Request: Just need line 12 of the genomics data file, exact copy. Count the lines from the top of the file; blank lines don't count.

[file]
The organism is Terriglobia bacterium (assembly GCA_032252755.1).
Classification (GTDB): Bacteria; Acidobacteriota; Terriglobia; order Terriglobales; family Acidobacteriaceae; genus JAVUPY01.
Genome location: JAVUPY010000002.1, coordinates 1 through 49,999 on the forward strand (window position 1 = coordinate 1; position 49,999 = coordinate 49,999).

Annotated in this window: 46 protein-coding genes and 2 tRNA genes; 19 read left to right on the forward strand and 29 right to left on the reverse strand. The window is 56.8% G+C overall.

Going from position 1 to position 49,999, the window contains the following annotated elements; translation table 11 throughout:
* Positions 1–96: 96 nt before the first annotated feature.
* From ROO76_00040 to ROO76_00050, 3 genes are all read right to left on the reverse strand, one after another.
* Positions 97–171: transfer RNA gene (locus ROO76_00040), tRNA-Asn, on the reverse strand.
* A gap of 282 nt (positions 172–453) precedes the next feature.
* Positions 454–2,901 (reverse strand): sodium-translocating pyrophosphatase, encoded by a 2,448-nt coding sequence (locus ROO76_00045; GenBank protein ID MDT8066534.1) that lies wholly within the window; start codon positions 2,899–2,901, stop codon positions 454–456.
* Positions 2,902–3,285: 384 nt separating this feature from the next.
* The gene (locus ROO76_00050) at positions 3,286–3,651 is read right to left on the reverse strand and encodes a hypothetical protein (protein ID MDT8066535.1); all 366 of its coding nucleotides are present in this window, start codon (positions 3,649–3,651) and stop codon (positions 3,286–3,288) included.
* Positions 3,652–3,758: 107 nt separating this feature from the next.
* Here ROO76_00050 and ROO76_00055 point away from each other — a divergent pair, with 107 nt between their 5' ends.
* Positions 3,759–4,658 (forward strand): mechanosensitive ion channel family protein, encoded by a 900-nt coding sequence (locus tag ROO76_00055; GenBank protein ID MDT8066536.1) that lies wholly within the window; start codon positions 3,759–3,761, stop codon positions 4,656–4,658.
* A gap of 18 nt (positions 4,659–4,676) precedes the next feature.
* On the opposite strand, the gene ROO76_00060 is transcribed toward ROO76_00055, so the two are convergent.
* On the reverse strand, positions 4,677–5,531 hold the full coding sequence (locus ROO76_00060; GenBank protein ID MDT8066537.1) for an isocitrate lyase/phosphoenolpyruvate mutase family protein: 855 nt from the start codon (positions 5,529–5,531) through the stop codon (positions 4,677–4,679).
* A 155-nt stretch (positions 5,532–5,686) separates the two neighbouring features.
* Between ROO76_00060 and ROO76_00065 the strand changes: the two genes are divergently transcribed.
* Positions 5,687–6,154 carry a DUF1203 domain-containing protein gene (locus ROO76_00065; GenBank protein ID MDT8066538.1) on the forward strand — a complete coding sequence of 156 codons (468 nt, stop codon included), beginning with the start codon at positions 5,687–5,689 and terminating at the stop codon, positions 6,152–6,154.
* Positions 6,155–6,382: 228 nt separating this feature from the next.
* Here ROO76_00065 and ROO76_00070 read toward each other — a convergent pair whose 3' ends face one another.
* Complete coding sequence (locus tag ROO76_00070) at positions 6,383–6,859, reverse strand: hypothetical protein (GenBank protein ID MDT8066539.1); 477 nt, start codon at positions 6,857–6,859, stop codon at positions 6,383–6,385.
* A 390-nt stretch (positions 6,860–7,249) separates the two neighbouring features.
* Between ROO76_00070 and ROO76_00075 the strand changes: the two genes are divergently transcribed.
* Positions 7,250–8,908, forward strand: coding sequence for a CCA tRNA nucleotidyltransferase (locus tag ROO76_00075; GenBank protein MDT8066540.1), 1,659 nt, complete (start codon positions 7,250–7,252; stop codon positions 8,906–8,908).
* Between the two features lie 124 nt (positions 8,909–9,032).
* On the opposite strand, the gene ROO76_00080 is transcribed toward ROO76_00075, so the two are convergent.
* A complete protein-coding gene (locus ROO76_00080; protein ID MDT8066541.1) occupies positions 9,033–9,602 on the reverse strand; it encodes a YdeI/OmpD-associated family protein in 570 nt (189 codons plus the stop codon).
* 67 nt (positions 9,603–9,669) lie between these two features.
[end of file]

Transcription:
* The gene (locus ROO76_00050) at positions 3,286–3,651 is read right to left on the reverse strand and encodes a hypothetical protein (protein ID MDT8066535.1); all 366 of its coding nucleotides are present in this window, start codon (positions 3,649–3,651) and stop codon (positions 3,286–3,288) included.